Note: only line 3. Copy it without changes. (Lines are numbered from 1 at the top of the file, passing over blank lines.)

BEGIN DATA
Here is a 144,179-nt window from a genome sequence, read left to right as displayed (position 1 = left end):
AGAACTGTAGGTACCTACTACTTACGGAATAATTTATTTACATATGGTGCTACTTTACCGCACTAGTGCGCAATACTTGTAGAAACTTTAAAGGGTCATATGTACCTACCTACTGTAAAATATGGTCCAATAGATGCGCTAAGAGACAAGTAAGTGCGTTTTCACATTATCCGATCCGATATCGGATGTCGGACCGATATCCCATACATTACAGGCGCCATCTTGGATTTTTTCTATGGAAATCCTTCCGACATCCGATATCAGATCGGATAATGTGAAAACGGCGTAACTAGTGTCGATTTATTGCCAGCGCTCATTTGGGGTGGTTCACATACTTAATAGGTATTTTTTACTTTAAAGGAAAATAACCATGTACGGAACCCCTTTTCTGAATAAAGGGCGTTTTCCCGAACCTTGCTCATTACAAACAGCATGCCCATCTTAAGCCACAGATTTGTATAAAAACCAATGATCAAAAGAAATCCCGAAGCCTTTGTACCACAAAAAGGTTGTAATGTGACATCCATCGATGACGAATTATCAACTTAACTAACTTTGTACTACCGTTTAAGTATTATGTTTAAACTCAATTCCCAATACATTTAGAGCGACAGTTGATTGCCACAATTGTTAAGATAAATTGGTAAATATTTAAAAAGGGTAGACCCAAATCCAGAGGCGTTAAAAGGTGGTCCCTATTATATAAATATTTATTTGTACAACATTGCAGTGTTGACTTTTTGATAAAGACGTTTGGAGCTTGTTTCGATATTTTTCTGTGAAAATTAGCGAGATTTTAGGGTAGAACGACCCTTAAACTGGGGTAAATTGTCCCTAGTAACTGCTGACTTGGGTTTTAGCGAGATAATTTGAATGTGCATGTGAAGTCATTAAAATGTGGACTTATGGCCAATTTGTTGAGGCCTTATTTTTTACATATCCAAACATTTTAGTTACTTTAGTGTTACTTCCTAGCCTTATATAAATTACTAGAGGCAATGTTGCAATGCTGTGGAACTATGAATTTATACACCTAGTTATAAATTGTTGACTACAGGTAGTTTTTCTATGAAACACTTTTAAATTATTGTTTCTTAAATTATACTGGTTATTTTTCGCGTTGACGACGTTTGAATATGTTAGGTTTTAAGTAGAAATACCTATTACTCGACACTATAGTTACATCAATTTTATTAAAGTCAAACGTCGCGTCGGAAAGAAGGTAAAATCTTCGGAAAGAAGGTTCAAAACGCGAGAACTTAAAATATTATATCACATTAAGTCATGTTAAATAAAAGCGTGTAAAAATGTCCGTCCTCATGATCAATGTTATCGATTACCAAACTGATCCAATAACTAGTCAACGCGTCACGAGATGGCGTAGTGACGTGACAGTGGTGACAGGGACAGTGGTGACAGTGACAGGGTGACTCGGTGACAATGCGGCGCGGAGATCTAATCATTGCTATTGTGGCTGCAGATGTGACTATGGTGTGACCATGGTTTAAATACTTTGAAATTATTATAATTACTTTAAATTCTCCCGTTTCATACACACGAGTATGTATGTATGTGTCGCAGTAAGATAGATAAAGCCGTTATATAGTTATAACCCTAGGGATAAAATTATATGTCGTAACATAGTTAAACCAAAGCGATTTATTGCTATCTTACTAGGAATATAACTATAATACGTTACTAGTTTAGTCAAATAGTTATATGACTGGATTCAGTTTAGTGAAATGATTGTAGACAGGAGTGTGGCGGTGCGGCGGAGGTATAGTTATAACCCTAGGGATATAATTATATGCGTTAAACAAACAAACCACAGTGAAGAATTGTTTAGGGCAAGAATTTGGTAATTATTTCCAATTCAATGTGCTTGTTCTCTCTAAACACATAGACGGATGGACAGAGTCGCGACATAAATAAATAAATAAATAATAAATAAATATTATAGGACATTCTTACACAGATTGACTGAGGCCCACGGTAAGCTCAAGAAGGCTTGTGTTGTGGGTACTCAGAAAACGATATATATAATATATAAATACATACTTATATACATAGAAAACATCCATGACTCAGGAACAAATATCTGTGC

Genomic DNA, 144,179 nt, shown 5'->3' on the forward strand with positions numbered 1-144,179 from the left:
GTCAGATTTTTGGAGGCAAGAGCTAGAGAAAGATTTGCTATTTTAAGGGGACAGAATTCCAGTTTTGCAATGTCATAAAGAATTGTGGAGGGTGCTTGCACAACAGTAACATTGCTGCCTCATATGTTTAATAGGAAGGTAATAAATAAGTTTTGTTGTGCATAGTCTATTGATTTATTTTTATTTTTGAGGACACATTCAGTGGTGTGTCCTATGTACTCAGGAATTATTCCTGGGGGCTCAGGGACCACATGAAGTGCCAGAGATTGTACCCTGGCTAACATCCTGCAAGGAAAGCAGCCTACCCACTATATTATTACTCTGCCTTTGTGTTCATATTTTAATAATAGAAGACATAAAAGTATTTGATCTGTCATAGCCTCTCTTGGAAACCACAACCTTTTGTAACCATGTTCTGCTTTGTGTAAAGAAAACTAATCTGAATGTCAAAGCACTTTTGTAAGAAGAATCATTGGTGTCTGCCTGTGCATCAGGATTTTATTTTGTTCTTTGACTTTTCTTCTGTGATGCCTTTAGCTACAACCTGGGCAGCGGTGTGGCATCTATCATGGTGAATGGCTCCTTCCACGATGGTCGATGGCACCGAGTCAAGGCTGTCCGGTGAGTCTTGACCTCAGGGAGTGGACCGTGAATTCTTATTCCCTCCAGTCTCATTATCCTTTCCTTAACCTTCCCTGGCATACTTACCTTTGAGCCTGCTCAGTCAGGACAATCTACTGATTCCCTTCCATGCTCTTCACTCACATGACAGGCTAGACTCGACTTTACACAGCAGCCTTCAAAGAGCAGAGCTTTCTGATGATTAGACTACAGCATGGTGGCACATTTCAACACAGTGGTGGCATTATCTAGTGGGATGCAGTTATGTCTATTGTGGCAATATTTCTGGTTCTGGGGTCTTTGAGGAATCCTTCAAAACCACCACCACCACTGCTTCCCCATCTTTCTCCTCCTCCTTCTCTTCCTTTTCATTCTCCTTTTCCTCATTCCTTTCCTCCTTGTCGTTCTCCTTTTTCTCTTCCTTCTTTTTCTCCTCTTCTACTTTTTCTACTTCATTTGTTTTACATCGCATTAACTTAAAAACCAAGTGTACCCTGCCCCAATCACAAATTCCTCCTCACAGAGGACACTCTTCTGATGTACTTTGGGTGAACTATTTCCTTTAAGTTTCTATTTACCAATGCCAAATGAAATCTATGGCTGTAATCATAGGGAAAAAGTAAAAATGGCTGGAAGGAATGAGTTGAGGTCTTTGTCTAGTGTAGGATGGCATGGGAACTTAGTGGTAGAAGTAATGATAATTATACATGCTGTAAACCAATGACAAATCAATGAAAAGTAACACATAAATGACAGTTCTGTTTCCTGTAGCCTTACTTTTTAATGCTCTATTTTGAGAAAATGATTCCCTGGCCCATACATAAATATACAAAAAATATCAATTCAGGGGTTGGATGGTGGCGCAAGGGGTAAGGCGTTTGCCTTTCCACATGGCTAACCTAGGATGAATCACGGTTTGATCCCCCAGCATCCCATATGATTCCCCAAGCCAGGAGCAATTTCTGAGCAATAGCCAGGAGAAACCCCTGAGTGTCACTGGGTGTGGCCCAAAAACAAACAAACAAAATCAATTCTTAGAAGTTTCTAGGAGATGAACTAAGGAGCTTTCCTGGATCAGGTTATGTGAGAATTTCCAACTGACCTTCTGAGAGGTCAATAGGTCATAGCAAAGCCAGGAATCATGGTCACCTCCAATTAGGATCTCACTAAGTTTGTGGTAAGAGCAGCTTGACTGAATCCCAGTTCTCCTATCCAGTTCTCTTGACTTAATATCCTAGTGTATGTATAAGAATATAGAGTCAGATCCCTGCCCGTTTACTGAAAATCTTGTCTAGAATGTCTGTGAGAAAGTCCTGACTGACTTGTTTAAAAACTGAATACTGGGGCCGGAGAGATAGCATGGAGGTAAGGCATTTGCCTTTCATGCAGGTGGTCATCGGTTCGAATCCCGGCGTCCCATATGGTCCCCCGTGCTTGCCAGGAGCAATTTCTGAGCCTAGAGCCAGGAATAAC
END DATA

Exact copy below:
Genomic DNA, 144,179 nt, shown 5'->3' on the forward strand with positions numbered 1-144,179 from the left: